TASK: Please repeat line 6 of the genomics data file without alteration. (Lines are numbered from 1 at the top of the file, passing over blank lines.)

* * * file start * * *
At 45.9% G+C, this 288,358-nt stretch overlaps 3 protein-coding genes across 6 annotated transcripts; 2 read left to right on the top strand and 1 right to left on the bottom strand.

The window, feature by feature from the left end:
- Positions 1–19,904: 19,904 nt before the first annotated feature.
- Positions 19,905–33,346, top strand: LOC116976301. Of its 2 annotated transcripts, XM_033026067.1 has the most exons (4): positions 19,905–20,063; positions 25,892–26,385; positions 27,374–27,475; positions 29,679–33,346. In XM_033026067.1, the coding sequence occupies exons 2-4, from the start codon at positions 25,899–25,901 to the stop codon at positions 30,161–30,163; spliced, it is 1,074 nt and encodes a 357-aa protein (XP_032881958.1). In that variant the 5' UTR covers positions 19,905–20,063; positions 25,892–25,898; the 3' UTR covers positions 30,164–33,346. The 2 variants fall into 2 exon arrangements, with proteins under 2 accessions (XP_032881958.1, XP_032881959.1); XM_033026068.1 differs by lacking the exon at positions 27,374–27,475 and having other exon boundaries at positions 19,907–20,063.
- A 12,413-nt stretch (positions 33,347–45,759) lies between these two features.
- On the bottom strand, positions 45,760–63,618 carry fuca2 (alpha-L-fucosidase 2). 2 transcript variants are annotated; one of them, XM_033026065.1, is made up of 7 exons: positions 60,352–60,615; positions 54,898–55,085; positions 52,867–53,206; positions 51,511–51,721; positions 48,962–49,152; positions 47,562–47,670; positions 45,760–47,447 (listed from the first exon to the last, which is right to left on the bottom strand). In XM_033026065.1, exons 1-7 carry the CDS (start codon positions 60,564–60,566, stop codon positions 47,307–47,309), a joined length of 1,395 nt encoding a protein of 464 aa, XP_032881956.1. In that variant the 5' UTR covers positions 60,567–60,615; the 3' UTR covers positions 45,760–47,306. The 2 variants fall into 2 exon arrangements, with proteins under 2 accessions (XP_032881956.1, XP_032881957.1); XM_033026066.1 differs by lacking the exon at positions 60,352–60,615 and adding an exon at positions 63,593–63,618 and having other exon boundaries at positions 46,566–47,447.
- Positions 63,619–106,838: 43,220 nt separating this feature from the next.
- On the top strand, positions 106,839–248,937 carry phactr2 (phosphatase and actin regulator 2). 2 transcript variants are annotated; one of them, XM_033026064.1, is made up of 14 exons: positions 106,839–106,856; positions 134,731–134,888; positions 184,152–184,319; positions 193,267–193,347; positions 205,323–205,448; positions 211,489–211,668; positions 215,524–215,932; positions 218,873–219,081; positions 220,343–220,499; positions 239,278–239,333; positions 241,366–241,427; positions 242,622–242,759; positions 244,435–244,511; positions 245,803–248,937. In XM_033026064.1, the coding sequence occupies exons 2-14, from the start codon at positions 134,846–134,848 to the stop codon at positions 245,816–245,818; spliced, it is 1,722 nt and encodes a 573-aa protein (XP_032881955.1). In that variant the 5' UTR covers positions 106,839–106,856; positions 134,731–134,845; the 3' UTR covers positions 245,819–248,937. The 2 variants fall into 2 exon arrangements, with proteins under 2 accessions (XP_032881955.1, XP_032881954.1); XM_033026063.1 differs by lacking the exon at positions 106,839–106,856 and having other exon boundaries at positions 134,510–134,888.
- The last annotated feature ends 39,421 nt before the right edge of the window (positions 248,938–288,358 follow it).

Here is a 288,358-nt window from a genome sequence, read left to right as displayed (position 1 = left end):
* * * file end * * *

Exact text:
- On the bottom strand, positions 45,760–63,618 carry fuca2 (alpha-L-fucosidase 2). 2 transcript variants are annotated; one of them, XM_033026065.1, is made up of 7 exons: positions 60,352–60,615; positions 54,898–55,085; positions 52,867–53,206; positions 51,511–51,721; positions 48,962–49,152; positions 47,562–47,670; positions 45,760–47,447 (listed from the first exon to the last, which is right to left on the bottom strand). In XM_033026065.1, exons 1-7 carry the CDS (start codon positions 60,564–60,566, stop codon positions 47,307–47,309), a joined length of 1,395 nt encoding a protein of 464 aa, XP_032881956.1. In that variant the 5' UTR covers positions 60,567–60,615; the 3' UTR covers positions 45,760–47,306. The 2 variants fall into 2 exon arrangements, with proteins under 2 accessions (XP_032881956.1, XP_032881957.1); XM_033026066.1 differs by lacking the exon at positions 60,352–60,615 and adding an exon at positions 63,593–63,618 and having other exon boundaries at positions 46,566–47,447.